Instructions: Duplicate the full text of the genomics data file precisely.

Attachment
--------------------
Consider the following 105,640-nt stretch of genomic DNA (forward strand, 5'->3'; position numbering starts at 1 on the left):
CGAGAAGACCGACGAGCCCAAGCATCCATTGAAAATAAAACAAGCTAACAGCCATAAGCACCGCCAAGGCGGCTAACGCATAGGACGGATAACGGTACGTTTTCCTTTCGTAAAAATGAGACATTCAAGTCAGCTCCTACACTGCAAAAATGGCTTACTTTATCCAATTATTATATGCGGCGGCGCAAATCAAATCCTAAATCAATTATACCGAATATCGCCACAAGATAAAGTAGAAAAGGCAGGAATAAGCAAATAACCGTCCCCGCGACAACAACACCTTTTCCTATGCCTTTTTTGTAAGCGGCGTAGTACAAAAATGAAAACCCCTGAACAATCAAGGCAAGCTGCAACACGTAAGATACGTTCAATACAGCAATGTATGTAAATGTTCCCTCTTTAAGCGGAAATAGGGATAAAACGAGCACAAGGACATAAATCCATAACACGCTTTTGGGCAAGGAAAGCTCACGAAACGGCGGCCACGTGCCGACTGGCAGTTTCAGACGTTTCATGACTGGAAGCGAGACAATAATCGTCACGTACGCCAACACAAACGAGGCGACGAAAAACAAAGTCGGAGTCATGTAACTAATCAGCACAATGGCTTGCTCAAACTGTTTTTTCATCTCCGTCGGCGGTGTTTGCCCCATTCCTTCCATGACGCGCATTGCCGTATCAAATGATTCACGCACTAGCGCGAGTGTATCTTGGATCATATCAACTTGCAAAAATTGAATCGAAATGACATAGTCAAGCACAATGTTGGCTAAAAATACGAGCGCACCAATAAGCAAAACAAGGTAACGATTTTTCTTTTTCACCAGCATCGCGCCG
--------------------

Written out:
Consider the following 105,640-nt stretch of genomic DNA (forward strand, 5'->3'; position numbering starts at 1 on the left):
CGAGAAGACCGACGAGCCCAAGCATCCATTGAAAATAAAACAAGCTAACAGCCATAAGCACCGCCAAGGCGGCTAACGCATAGGACGGATAACGGTACGTTTTCCTTTCGTAAAAATGAGACATTCAAGTCAGCTCCTACACTGCAAAAATGGCTTACTTTATCCAATTATTATATGCGGCGGCGCAAATCAAATCCTAAATCAATTATACCGAATATCGCCACAAGATAAAGTAGAAAAGGCAGGAATAAGCAAATAACCGTCCCCGCGACAACAACACCTTTTCCTATGCCTTTTTTGTAAGCGGCGTAGTACAAAAATGAAAACCCCTGAACAATCAAGGCAAGCTGCAACACGTAAGATACGTTCAATACAGCAATGTATGTAAATGTTCCCTCTTTAAGCGGAAATAGGGATAAAACGAGCACAAGGACATAAATCCATAACACGCTTTTGGGCAAGGAAAGCTCACGAAACGGCGGCCACGTGCCGACTGGCAGTTTCAGACGTTTCATGACTGGAAGCGAGACAATAATCGTCACGTACGCCAACACAAACGAGGCGACGAAAAACAAAGTCGGAGTCATGTAACTAATCAGCACAATGGCTTGCTCAAACTGTTTTTTCATCTCCGTCGGCGGTGTTTGCCCCATTCCTTCCATGACGCGCATTGCCGTATCAAATGATTCACGCACTAGCGCGAGTGTATCTTGGATCATATCAACTTGCAAAAATTGAATCGAAATGACATAGTCAAGCACAATGTTGGCTAAAAATACGAGCGCACCAATAAGCAAAACAAGGTAACGATTTTTCTTTTTCACCAGCATCGCGCCG